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Now as the Ultimate Cognitive Strange Attractor

A continuing invitation "down the rabbit hole"?

Now as the Ultimate Cognitive Strange Attractor
Challenging conventional understandings of centre
Experiencing "now" through questions rather than answers
Cognitive catastrophes and their associated questions?
Configuration of question-pairs
Patterns of questions indicative of the subunderstanding of now
Polyhedral configuration of questions
Musical implications of orbifolds for comprehension of questioning dynamics
Questions undermining integrative insight and initiatives
Implications of question configuration in practice
Mapping of WH-questions with question-pairs onto a memorable polyhedron (a football)
Mapping of WH-questions with question-pairs onto the Szilassi polyhedron
Potential insights into the Szilassi configuration of WH-questions from 4D
Reframing nothing as a vital generative focus for sustainability

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Annex to Being neither Dead nor Alive: but how to know now? (2014)


The main paper clarifies understandings of "feeling alive" and "feeling dead" in this strange period , and the associated ambiguities, as a means of framing the strange experience of "now". That argument concluded with sections on:

The latter section drew attention to the existence of unusual geometric forms which could serve metaphorically as "containers" for cognitive engagement with "now" -- and to the challenge of their comprehension. This was seen as a key to enabling and enhancing the sense of "feeling alive".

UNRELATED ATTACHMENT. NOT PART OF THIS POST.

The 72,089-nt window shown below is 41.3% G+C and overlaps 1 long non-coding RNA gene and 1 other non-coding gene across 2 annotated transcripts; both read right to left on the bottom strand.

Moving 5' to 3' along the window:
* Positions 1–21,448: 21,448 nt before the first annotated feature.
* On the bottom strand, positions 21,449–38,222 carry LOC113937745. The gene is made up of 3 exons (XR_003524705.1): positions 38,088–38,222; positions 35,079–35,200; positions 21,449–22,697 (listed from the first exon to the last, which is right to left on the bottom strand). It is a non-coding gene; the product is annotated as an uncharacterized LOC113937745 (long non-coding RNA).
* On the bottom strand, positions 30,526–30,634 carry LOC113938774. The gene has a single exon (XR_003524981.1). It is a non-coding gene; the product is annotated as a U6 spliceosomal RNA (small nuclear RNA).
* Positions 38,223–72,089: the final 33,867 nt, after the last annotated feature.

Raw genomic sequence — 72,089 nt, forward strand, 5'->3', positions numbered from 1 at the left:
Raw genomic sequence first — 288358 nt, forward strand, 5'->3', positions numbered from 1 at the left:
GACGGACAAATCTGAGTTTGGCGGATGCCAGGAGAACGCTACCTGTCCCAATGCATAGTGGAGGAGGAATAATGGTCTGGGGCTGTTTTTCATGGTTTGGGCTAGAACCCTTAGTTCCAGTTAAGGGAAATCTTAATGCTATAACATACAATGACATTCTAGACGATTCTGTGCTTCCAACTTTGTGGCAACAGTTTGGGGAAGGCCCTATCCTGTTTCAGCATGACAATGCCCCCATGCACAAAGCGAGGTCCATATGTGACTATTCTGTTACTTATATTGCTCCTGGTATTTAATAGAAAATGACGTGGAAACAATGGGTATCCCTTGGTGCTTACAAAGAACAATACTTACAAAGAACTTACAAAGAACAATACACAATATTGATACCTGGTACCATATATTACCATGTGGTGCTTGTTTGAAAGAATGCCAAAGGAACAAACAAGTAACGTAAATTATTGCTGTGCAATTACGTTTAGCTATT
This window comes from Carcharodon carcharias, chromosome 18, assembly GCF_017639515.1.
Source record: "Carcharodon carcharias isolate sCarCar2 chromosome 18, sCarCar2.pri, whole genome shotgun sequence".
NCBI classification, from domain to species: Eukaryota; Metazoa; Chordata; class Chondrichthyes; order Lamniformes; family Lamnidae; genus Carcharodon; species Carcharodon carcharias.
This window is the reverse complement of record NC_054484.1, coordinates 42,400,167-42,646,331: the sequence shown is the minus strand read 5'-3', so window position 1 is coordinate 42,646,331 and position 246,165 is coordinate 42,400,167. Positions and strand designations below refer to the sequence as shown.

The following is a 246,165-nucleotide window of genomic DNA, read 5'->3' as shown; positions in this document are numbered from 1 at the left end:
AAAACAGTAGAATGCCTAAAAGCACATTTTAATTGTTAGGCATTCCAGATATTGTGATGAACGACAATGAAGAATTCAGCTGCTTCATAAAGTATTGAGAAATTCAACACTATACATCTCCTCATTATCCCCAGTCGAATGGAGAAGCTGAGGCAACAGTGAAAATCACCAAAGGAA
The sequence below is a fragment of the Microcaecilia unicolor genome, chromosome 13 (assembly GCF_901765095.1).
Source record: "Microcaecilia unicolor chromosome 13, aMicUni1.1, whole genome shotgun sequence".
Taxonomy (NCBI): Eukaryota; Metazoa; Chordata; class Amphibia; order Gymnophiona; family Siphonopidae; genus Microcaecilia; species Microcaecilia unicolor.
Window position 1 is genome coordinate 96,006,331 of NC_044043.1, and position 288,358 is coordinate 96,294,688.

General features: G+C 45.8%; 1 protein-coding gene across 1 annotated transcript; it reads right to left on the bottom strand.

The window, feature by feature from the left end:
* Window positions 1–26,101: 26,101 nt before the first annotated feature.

This argument is developed further here by reframing "centre" as a curious form of "hole" which, like the black holes of astrophysics, functions cognitively as a strange attractor. As such, in the moment, the experience of "now" is a continuing invitation to "go down the rabbit hole" -- as framed for children by Charles Lutwidge Dodgson under the pseudonym Lewis Carroll (Alice's Adventures in Wonderland, 1865). Dodgson was a mathematician and logician (The Game of Logic, 1887).

Entering a "rabbit hole" has been understood as framing a period of chaos or confusion -- appropriate to the current condition of global civilization and the challenge of individual response to it. The phrase has featured as the subtitle of a DVD version of the much-cited film What the Bleep Do We Know!? (2004), What the Bleep! Down the Rabbit Hole - Quantum Edition (2006), following a book version What the Bleep Do We Know!? Discovering the Endless Possibilities of Your Everyday Reality (2005). This combines documentary-style interviews, computer-animated graphics, and a narrative that posits a spiritual connection between quantum physics and consciousness -- framed as the foundation of future thought.

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